The Biggest Challenge Facing Both Romney and Obama
January 19, 2012
Unless something dramatic happens—fast—the general election will soon be upon us, with Mitt Romney as the Republican nominee, and President Obama fighting for a second term. But if the primary season has proven largely predictable, the next phase of the presidential campaign will likely have more than a few surprises in store. Romney and Obama will be competing on a playing field more polarized along partisan and ideological lines than at any time in recent history.
The Rise and Fall of Bill Daley: An Inside Account
January 18, 2012
When President Obama announced that Bill Daley would no longer serve as White House chief of staff, he pronounced himself chagrined by the move but explained that Daley had an understandable desire to return to Chicago. “In the end,” the president told reporters in the State Dining Room, “the pull of the hometown we both love—a city that’s been synonymous with the Daley family for generations—was too great.” As a face-saving gesture this may have been understandable, but as an explanation for Daley’s departure it strains credulity.
Romney's 15-Percent Problem
January 17, 2012
Would it be possible for Mitt Romney to handle the problem of his tax returns any worse than he has? By withholding them as he has, he has built up anticipation among political reporters who could generally care less about such matters. Romney's equivocating answer in the debate last night about whether he would release the returns sent Fox News' audience-response "hedge-ometer" machine literally off the charts. Then this morning he went ahead and confirmed the most salient fact in the returns: that he pays a rate of only about 15 percent.
TNR Exclusive: More Selections From Ron Paul’s Newsletters
January 17, 2012
Ron Paul has recently suggested there was only a “total of about eight or ten sentences” of “bad stuff” in the newsletters that he regularly used to publish under his name. This assertion was patently false: As TNR has shown, the newsletters contained dozens of statements marked by bigotry and conspiratorial thinking.
Was the Mandate a Mistake?
December 26, 2011
The individual mandate is the most unpopular element of health care reform. It has also made the new law vulnerable to a court challenge, however weak that challenge may seem. So were President Obama and his allies mistaken to include a mandate in the law? Paul Starr thinks so.
TNR Exclusive: A Collection of Ron Paul’s Most Incendiary Newsletters
December 23, 2011
For years, Ron Paul published a series of newsletters that dispensed political news and investment advice, but also routinely indulged in bigotry. Here's a selection of some especially inflammatory passages, with links to scanned images of the original documents in which they appeared. Race “A Special Issue on Racial Terrorism” analyzes the Los Angeles riots of 1992: “Order was only restored in L.A. when it came time for the blacks to pick up their welfare checks three days after rioting began. ... What if the checks had never arrived?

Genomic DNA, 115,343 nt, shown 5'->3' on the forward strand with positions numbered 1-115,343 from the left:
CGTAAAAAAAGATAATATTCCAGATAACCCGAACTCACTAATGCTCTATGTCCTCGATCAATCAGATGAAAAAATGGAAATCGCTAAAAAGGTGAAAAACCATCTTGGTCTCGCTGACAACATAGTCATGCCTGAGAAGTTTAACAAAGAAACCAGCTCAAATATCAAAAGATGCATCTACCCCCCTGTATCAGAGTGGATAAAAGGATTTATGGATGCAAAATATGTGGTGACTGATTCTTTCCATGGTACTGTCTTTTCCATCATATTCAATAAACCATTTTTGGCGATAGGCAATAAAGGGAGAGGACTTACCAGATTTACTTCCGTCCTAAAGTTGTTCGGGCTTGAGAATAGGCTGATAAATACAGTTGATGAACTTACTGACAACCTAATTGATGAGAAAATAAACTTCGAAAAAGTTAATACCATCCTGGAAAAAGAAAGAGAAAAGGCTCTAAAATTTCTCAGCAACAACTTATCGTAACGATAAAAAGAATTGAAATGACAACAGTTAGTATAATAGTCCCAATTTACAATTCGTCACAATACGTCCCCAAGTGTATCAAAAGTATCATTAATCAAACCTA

"I'm Sorry, You're Too Stupid To Collect Unemployment"
December 19, 2011
The House "reform" of unemployment insurance, which is included in its payroll-tax extension bill, is actually a reduction in benefits. Right now you can collect unemployment insurance up to 99 weeks. Under the House bill, you can collect only up to 59 weeks. By this logic, if you have a loaf of bread and I slice off two-fifths of it then what you're left with is reformed bread. You're welcome! Or so I thought. But it turns out that this Republican measure actually does include, in addition to the 59-week limit, a few changes to how unemployment insurance is handed out.
Why Eric Holder’s Effort to Help Minority Voters Could Backfire
December 16, 2011
Attorney General Eric Holder is correct to crack down on the Republican operatives in various states around the country working to discourage voter turnout. But it’s a sad kind of correctness. Holder’s intervention will protect black America in the short term, but the philosophy of this intervention will likely work to our detriment in the long term. The problem is the disparate impact doctrine: The federal government ought to be treating interventions based on it like chemotherapy, as a desperate measure for a temporary period.
December 14, 2011
On a warm Saturday in early July, an employee at the Maryland Historical Society placed a call to the police. He had noticed two visitors behaving strangely—a young, tall, handsome man with high cheekbones and full lips and a much older, heavier man, with dark, lank hair and a patchy, graying beard. The older man had called in advance to give the librarians a list of boxes of documents he wanted to see, saying that he was researching a book. At some point during their visit, the employee saw the younger man slip a document into a folder.
(Another) Romney Lie on Health Care
December 13, 2011
Mitt Romney's $10,000 wager during Saturday night's debate has gotten all the post-debate attention. And that's a shame, because what Romney said after proposing the bet also deserves scrutiny. It was about health care reform and why he objects to the Affordable Care Act. Romney's answer was hypocritical -- and, more important, it was a flat-out lie. Put aside, for the moment, the question of whether Romney was dissembling about his previous statements on the individual mandate.